I'm not in favour of communism at all - had capitalism failed first, the same would have happened in the other direction and we'd be equally bad of. But on almost every metric you choose, western Europe was in a better condition 30 years ago.
Who said anything about redoing the cabling every time you change providers you complete fucking retard?
I did, because that's what your ignorant argument would lead to.
Situation now, in almost all homes: There is one cable going to the nearest street node. This is the famous "last mile".
You want that cable owned by the ISP, which means for every home where the inhabitants are not customers of the current cable owner, either the new ISP needs to buy the cable, or put down a new one, since these are the only two ways in which he can be owner of the last mile.
If they switch ISP again, this repeats.
If a new ISP company wants to enter the market, suddenly the barriers to entry are much, much higher than they are now. Goodbye free market.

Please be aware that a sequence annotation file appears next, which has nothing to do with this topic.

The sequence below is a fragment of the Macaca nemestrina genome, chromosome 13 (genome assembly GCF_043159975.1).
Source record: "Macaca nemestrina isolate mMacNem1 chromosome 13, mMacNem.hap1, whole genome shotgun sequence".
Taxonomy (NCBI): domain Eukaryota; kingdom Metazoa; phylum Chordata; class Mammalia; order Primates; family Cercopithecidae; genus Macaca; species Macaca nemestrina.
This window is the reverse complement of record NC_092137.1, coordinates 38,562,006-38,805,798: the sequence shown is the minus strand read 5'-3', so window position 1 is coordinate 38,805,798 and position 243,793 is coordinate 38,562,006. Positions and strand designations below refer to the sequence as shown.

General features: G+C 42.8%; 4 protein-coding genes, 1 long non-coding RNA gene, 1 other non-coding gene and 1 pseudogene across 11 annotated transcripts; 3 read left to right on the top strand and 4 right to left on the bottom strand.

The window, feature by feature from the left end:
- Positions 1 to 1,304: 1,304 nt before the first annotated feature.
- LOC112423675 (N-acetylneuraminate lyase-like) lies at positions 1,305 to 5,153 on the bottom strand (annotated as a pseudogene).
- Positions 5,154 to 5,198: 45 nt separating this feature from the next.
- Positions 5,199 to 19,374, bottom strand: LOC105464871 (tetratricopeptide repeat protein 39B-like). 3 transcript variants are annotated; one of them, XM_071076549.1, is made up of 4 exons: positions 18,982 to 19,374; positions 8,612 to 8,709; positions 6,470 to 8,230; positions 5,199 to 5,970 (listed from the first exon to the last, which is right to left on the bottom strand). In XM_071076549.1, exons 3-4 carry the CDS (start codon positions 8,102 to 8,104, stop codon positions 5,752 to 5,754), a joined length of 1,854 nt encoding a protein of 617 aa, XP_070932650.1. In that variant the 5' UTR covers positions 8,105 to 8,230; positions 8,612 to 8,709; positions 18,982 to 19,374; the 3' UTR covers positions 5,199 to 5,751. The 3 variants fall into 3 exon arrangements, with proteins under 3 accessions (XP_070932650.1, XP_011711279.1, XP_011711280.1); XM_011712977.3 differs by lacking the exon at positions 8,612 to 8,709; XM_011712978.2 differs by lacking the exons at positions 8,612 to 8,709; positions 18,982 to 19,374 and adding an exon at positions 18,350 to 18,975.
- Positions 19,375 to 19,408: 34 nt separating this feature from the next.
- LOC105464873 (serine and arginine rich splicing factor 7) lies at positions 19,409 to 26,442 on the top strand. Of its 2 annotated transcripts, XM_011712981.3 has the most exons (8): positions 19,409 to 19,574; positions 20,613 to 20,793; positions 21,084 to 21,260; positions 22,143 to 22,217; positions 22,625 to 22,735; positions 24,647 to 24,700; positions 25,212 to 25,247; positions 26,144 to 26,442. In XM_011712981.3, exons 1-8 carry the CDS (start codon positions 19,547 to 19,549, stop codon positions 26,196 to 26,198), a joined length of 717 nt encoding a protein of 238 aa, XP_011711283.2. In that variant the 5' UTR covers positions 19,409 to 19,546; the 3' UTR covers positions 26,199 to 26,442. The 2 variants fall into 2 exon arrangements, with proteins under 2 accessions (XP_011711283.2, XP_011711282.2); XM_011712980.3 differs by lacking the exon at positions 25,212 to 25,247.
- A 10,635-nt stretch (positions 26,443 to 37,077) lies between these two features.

And let's talk about multi-story houses with a dozen or a hundred flats, and lots of different ISPs serving different flats...
Instead of admitting your argument was stupid, let's insult people around you who put you straight.
Going through the streets, you have a similar situation.
Not at all. The office building example is at the other end of the last mile. We're talking about the cable connecting the (office or whatever) building to the telco network in the street. Completely different things.
Right, because there is no other possible way to lay cable then the way they've always laid cable.
If you actually could re-invent the cable-putting industry, you'd not be posting in
Any place that had frequent changes to the cabling would either have an accessible conduit system or run the cables on poles.